MANILA - Cebu Gov. Gwendolyn Garcia on Tuesday expressed support for the sisters of Carmelite Monastery in her province after they cried foul over their portrayal in the controversial "Maid in Malacañang" movie.
The nuns earlier Tuesday slammed the scene in the movie that appeared to allude that the late President Corazon Aquino was playing mahjong with them in February 1986 in the midst of a political crisis in the country.
"I stand with the Carmelite nuns of Cebu. And I condemn any malicious attempt to malign them," Garcia said in a statement on Facebook.
In a statement, Sr. Mary Costillas of the Carmelite Monastery said no one from the movie's production consulted them about what happened in 1986, noting that the characters were not wearing their brown religious habit.
“Let it be known that no one responsible for the production of the movie came to us to gather information on what really happened,” Costillas said.
“Any serious scriptwriter or movie director could have shown such elementary diligence before making such movie. After all, many of those nuns in Carmelite Monastery of Cebu 1986 are still very much alive and mentally alert.”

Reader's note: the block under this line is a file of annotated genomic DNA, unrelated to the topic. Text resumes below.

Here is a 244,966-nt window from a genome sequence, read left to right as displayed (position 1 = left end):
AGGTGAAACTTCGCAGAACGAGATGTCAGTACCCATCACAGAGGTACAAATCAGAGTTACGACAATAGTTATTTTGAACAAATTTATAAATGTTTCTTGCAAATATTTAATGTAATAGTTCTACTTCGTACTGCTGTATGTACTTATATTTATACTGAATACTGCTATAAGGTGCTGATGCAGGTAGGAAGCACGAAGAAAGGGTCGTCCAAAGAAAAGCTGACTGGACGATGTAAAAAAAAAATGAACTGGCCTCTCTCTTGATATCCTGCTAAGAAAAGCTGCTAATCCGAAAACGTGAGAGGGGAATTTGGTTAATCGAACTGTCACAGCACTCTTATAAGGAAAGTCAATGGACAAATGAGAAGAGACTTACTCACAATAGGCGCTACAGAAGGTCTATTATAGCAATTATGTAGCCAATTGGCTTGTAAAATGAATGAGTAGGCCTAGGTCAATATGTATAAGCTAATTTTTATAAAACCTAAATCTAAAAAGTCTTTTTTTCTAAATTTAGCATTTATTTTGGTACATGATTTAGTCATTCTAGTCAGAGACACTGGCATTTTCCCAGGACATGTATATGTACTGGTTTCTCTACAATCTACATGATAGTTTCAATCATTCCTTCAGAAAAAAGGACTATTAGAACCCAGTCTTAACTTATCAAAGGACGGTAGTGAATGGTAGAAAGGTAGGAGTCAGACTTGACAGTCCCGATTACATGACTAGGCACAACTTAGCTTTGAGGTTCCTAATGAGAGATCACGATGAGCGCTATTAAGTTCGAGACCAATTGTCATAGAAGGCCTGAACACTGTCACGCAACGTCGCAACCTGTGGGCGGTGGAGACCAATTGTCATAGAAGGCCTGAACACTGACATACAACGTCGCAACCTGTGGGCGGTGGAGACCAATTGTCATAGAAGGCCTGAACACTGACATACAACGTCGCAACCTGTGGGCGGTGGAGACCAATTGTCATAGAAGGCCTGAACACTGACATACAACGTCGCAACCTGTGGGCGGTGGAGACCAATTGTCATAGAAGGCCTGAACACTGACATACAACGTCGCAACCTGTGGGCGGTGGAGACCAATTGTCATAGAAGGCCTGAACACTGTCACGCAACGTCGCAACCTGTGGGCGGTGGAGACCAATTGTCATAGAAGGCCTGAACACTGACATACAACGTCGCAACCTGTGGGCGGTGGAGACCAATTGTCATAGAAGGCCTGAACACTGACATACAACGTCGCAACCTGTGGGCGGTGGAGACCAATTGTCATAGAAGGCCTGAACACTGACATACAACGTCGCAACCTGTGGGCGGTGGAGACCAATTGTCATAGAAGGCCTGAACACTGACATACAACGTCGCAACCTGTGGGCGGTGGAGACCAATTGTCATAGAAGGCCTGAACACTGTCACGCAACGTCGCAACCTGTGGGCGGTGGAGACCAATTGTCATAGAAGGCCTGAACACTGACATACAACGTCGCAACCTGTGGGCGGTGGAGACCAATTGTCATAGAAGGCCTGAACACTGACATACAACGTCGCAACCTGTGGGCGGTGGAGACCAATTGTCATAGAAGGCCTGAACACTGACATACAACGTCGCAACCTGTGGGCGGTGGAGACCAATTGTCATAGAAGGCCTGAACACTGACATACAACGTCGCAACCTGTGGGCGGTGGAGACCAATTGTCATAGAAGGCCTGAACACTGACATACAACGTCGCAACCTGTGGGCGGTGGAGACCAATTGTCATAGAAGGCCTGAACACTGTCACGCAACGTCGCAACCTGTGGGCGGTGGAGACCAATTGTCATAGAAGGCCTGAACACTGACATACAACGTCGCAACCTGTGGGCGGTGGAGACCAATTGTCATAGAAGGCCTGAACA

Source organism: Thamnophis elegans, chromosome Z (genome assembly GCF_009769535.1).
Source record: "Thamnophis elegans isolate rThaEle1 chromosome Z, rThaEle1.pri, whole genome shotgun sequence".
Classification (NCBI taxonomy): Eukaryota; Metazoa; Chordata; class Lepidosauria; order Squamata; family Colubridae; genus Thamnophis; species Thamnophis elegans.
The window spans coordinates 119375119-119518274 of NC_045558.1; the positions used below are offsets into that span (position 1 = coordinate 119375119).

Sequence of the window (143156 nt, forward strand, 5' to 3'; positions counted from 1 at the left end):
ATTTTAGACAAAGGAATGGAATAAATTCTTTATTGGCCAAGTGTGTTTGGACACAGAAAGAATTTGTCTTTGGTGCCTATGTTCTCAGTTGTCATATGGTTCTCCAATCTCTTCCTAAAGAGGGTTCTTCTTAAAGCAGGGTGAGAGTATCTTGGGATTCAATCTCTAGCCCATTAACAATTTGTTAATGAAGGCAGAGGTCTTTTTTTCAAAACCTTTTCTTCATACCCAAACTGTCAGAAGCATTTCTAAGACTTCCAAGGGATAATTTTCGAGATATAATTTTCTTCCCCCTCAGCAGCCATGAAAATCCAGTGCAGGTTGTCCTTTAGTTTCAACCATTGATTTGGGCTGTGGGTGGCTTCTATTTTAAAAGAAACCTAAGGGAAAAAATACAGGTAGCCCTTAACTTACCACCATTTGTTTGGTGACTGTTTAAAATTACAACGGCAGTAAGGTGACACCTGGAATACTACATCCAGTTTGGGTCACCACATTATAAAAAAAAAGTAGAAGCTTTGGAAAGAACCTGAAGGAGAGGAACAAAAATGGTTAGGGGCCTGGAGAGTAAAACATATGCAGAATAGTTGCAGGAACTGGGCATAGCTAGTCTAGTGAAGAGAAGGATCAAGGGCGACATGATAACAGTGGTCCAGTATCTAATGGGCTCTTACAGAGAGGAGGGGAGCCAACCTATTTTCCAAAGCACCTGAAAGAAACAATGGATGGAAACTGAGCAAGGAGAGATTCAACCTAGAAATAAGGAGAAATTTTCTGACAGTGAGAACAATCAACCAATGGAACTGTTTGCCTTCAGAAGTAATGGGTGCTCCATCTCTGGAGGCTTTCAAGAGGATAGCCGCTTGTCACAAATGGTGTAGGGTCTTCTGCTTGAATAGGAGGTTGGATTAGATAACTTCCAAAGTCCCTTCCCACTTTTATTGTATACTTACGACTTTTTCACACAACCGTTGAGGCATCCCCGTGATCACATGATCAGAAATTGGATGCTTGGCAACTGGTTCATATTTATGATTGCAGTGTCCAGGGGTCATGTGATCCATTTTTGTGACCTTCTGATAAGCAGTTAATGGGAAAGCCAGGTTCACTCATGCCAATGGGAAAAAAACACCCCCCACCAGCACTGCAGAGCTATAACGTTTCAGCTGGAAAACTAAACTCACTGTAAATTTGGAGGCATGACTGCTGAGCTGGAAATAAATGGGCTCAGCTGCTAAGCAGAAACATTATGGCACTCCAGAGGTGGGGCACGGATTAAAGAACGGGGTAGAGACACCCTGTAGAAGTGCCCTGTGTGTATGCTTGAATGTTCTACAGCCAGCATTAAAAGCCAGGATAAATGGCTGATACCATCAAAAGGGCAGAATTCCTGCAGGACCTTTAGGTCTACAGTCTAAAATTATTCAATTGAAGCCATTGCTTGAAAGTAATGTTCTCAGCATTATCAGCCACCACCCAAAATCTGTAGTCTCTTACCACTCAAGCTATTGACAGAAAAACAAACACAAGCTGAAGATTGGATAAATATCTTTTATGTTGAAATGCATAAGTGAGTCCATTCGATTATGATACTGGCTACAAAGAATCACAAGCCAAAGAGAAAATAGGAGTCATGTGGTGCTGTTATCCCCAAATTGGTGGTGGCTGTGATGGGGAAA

They also called out the mahjong scene as malicious, explaining that they were praying for peace in the country at the time.
“The attempt to distort history is reprehensible. Depicting the nuns as playing mah-jong with Cory Aquino is malicious. It would suggest that while the fate of the country was in peril, we could afford to leisurely play games. The truth was that we were then praying, fasting and making other forms of sacrifices for peace in this country and for the people's choice to prevail,” the statement read.
The movie director Darryl Yap, a known supporter of the Marcoses, responded to the reaction of the nuns, claiming he sees nothing wrong with playing mahjong as a pastime or friendly game.
“Maid in Malacañang” stars Cesar Montano and Ruffa Gutierrez as the late President Ferdinand Marcos and former First Lady Imelda Marcos, respectively.
The movie is said to be about the supposed details of the last three days of the Marcos family at the Palace at the culmination of the EDSA 1986 revolution.
Critics and activists have slammed the move, saying it promotes historical revisionism and disinformation about the Marcos regime's brutal dictatorship.